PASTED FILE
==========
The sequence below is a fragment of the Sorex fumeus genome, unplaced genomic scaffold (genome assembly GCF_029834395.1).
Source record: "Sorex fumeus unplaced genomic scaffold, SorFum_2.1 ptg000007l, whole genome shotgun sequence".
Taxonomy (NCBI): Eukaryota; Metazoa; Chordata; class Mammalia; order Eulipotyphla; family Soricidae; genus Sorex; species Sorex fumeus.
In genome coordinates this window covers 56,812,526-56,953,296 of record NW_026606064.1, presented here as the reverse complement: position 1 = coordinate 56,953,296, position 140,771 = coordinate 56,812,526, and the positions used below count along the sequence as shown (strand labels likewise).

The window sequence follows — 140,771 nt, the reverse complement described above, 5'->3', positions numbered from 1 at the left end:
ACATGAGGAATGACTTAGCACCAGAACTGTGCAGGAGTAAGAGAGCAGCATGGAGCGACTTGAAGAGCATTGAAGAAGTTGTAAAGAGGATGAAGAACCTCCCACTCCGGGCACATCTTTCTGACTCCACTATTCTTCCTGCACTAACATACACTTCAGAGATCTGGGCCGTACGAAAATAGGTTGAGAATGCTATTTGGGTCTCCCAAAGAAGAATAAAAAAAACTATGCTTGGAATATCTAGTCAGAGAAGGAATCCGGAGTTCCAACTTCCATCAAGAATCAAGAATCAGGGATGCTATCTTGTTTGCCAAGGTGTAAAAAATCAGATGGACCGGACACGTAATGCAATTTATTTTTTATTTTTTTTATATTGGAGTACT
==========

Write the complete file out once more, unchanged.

The sequence below is a fragment of the Sorex fumeus genome, unplaced genomic scaffold (genome assembly GCF_029834395.1).
Source record: "Sorex fumeus unplaced genomic scaffold, SorFum_2.1 ptg000007l, whole genome shotgun sequence".
Taxonomy (NCBI): Eukaryota; Metazoa; Chordata; class Mammalia; order Eulipotyphla; family Soricidae; genus Sorex; species Sorex fumeus.
In genome coordinates this window covers 56,812,526-56,953,296 of record NW_026606064.1, presented here as the reverse complement: position 1 = coordinate 56,953,296, position 140,771 = coordinate 56,812,526, and the positions used below count along the sequence as shown (strand labels likewise).

The window sequence follows — 140,771 nt, the reverse complement described above, 5'->3', positions numbered from 1 at the left end:
ACATGAGGAATGACTTAGCACCAGAACTGTGCAGGAGTAAGAGAGCAGCATGGAGCGACTTGAAGAGCATTGAAGAAGTTGTAAAGAGGATGAAGAACCTCCCACTCCGGGCACATCTTTCTGACTCCACTATTCTTCCTGCACTAACATACACTTCAGAGATCTGGGCCGTACGAAAATAGGTTGAGAATGCTATTTGGGTCTCCCAAAGAAGAATAAAAAAAACTATGCTTGGAATATCTAGTCAGAGAAGGAATCCGGAGTTCCAACTTCCATCAAGAATCAAGAATCAGGGATGCTATCTTGTTTGCCAAGGTGTAAAAAATCAGATGGACCGGACACGTAATGCAATTTATTTTTTATTTTTTTTATATTGGAGTACT